For those of us who are not experiencing suicidal ideation ourselves, we have the opportunity–if not the obligation–to help those struggling to use our voice for good. I understand it is difficult, and I too struggle with finding words impactful and yet sensitive enough to discuss suicide.

As I alluded to previously, a close friend of mine shared with me a few years ago that they were fighting with suicide ideation. At the time, I often worried that my words might make them feel worse. What if I said the wrong thing? It’s easy to assume that the reason so many people are silent about their struggles is that they don’t want to talk about them.

While this might be true for some people, I found that this often isn’t the case. I learned, through having conversations with my close friend (at their own pace), that the reason they stayed silent for so long was for fear of shame, guilt, and causing other people trouble. They told me many of their own friends who struggle with suicide ideation feel the same way. They don’t reach out because society doesn’t feel like a welcoming place to talk about these things.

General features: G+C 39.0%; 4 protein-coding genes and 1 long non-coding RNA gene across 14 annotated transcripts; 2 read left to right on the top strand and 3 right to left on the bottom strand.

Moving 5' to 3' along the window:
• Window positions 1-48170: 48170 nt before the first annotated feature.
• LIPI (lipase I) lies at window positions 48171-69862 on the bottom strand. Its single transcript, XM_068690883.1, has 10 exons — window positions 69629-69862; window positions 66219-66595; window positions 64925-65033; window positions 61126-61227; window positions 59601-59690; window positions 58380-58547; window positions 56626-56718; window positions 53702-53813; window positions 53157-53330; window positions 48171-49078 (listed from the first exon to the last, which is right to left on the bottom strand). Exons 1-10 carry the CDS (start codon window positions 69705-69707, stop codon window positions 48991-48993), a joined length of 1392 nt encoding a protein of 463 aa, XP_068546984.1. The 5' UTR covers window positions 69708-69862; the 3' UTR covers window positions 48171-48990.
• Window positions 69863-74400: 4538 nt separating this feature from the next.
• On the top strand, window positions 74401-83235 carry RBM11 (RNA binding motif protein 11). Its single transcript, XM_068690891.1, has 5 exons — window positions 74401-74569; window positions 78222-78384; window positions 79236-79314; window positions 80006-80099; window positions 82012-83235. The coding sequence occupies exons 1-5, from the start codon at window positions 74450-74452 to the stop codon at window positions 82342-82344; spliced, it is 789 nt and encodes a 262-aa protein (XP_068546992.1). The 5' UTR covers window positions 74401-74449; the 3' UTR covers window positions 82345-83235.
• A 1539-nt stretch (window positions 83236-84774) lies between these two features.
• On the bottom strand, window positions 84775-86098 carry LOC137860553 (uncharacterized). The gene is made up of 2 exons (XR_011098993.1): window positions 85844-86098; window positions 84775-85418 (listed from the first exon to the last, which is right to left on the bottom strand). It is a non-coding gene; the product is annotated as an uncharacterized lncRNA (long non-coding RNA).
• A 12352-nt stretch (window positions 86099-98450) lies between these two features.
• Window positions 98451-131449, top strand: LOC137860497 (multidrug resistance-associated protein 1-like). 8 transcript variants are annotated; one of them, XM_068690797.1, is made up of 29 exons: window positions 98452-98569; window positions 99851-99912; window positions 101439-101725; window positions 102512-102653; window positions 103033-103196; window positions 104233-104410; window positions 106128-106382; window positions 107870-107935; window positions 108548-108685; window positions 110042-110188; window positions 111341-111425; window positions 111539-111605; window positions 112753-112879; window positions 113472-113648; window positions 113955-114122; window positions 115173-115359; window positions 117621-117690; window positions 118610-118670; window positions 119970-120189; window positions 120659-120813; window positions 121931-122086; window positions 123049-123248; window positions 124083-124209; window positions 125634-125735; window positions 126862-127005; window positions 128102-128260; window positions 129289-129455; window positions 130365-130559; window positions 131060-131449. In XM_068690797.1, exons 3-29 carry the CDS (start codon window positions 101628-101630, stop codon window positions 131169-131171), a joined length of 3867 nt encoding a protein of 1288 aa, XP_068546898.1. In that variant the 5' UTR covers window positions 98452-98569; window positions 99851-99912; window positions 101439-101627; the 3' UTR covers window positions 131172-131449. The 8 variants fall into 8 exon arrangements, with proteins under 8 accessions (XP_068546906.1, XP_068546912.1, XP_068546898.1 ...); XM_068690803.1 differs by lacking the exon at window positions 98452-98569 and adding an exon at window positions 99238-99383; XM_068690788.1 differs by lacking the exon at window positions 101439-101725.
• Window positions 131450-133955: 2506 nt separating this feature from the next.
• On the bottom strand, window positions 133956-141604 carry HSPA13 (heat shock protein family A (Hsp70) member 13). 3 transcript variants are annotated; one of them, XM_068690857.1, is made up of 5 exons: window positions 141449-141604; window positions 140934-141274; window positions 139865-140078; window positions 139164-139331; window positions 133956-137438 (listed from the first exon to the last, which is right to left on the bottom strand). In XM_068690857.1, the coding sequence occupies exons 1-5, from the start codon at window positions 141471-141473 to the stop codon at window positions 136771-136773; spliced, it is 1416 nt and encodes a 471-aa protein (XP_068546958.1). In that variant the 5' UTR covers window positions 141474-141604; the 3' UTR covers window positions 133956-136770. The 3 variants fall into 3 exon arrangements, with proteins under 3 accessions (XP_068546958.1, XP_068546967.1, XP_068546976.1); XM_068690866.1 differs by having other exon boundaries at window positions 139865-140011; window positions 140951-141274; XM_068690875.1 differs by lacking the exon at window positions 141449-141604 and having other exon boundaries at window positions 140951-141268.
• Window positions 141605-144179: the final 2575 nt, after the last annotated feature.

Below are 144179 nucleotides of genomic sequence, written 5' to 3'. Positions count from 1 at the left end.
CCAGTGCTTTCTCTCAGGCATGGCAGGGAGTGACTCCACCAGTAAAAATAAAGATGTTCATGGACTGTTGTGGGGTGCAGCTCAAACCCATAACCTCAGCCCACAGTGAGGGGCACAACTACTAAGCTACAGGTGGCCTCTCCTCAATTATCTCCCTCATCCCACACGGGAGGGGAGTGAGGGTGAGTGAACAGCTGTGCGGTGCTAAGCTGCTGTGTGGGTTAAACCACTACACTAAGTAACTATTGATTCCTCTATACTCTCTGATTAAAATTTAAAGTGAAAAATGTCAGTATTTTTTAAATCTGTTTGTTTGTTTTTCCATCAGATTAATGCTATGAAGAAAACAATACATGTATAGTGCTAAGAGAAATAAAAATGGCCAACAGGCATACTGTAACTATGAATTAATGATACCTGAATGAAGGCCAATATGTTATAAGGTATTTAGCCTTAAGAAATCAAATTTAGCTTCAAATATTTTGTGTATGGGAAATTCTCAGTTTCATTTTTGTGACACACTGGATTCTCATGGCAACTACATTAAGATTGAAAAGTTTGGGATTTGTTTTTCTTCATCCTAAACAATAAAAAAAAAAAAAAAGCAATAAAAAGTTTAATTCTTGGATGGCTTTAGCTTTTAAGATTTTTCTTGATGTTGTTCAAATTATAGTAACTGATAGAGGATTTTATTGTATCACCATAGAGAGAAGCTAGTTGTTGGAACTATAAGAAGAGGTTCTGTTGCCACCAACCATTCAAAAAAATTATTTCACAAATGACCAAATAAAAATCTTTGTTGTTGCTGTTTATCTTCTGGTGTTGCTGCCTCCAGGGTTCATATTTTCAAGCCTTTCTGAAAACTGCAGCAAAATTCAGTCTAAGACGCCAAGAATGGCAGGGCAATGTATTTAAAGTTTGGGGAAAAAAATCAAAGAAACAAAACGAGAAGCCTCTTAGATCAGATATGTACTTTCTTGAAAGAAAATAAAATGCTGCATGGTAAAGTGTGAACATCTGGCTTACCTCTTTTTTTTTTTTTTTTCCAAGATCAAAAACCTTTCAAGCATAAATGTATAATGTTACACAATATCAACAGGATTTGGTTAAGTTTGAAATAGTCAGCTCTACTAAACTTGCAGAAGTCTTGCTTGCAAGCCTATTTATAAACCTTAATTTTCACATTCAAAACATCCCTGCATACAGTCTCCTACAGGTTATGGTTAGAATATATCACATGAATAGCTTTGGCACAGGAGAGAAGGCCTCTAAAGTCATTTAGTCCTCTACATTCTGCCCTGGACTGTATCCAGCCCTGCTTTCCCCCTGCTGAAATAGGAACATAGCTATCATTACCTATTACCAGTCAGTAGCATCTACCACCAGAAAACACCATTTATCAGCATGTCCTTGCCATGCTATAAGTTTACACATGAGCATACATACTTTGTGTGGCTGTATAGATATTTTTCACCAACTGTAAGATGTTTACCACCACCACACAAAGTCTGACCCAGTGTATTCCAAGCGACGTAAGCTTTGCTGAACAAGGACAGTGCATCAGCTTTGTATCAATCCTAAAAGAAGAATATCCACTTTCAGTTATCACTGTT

We, however, need to start talking so that those who have lost someone to suicide or those who struggle with suicide themselves know that they don’t have to feel ashamed for what they are going through. No one should feel alone, and no one should feel like a burden.

Suicide is all around us, so our conversation about it has to be too. Be the voice that is brave enough to break the stigma. Change might not happen overnight, but change can start with you.

If you are in crisis or are experiencing difficult or suicidal thoughts, call the National Suicide Hotline at 1–800–273 TALK (8255).
If you’re uncomfortable talking on the phone, you can also text HOME to 741–741, to be connected to a free, trained crisis counselor on the Crisis Text Line.

Our blog has more articles on understanding mental health, such as its time to tackle stigma, what to know about self injury and why we need to talk about women’s mental health


By Ava Ford

Ava Ford is a writer, thinker and mental health advocate.

Leave a comment

Your email address will not be published. Required fields are marked *